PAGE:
“It wasn’t really an option for me,” says Joesef about a music career. In 2018, the singer was working in a Glasgow bar when he got a “rat ass” watching a pal at an open mic night. In a drunken flash of courage, he went upstairs to sing “California Dreaming,” and that “got the ball rolling.” Another friend, now his manager, was out that night and heard the silky singing voice that Joesef has become so well known for. “He saw something in me that I didn’t see in myself,” he says. After being encouraged to write music – and then selling out a home show before releasing any of it – Joesef found himself catapulted into the limelight, suddenly popping up on BBC Maida Vale sessions and grabbing shows across the country. It’s a dream for many artists, but it came as a bit of a shock to the system. “It felt freakin’ crazy,” he says. “It’s just really sink or swim – and I’ve sunk a lot”.
Joesef eventually found a way to levitate – although he still feels “terrified” at live shows. He routinely tells the crowd at his gigs that he “shits himself”. He laughs: “I’ve never been good at hiding my feelings”. Rest assured, his nerves aren’t due to a lack of talent, and indeed the confessions foster a real unity between Joesef and his audience. “There are so many cops in the music industry. It can be daunting, stressful and anxious, but once you get on stage, I’ve got you and you’ve got me – and we can all be there together.” A Joesef performance is half comedy, half music, and the Glaswegian entertains with the crowd like they were old friends at the pub. “It’s definitely a Glasgow thing,” he says. “Constantly just making fun of the bad stuff and the good stuff. It’s such an unnatural experience to be on stage and be a musician. People take it so seriously it seems like they’re walking around choking!”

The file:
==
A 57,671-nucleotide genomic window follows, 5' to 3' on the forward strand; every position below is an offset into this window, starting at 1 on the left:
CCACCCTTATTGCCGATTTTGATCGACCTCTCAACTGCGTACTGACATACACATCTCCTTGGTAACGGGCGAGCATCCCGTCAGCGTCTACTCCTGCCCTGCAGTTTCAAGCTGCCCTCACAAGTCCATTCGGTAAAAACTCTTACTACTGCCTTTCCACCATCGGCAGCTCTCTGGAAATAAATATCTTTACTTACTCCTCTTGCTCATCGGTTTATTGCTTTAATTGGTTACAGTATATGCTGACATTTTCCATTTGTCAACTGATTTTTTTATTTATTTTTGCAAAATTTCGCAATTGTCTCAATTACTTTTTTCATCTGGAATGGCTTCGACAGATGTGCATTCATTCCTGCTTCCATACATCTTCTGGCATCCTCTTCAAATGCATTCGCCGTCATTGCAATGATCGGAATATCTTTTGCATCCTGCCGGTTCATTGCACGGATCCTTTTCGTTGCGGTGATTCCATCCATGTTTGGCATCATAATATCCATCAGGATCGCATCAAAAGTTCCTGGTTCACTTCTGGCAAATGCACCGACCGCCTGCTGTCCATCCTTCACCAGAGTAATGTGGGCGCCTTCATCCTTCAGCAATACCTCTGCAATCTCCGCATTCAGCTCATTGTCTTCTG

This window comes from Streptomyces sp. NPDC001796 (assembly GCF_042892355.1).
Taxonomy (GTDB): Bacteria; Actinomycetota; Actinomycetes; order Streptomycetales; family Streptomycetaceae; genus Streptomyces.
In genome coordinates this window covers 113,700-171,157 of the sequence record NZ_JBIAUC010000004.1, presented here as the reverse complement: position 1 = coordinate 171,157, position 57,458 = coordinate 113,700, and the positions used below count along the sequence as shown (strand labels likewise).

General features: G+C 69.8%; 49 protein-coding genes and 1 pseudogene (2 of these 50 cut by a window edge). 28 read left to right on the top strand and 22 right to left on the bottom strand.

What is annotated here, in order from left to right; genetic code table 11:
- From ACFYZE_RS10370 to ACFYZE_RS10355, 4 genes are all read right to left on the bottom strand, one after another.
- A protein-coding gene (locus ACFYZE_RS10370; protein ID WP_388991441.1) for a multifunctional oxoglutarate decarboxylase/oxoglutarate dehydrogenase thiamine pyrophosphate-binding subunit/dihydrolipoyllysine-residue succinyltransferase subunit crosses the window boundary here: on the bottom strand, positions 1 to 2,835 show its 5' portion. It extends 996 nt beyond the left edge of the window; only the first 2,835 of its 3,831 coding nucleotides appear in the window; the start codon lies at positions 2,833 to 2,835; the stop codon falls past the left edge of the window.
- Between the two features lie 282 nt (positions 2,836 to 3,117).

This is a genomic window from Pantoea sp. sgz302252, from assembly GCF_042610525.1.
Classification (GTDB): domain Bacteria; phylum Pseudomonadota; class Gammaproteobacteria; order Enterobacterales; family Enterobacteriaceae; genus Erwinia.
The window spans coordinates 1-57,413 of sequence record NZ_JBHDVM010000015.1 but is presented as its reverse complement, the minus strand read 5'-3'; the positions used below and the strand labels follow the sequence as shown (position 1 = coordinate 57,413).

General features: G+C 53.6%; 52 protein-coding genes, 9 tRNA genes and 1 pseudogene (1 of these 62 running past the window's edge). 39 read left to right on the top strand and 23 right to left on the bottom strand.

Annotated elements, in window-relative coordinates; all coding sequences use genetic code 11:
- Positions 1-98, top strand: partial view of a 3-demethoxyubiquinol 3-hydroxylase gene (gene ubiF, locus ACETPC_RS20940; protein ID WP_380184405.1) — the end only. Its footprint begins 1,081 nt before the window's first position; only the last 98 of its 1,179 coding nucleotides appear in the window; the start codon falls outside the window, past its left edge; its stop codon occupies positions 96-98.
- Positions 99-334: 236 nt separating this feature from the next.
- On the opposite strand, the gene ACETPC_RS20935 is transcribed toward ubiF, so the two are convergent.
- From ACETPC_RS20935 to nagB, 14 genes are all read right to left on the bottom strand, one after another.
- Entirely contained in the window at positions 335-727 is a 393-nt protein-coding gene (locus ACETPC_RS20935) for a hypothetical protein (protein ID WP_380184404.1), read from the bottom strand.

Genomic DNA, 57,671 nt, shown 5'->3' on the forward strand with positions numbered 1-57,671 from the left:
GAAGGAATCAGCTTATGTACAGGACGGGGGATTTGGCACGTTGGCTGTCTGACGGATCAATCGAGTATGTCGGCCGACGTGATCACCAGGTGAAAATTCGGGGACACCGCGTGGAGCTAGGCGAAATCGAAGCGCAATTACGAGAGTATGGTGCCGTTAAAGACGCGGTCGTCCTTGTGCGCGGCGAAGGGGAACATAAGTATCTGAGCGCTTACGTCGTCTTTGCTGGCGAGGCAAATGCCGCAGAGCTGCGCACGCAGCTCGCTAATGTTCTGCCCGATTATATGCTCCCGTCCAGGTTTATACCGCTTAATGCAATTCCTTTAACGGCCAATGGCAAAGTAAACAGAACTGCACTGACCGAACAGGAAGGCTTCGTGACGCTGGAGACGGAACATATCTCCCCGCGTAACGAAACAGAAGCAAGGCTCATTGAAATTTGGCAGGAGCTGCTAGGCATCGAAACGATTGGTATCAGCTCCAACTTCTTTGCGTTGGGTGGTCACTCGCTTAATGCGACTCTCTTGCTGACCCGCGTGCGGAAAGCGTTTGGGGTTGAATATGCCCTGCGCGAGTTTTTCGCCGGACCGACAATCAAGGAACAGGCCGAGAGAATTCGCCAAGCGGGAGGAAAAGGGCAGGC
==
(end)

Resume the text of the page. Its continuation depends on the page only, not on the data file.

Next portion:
Glasgow is the subject of his latest single “East End Coast”. The song – named after his nickname for the River Clyde, which flows through the city – was written after he had lived in London for a few months. He had felt “isolated and disconnected” from everything he had known before. The track circles a “tempestuous time with this boy”, but halfway through writing it, Joesef realized he was actually singing about Glasgow and the time spent there, which he “would never get back”.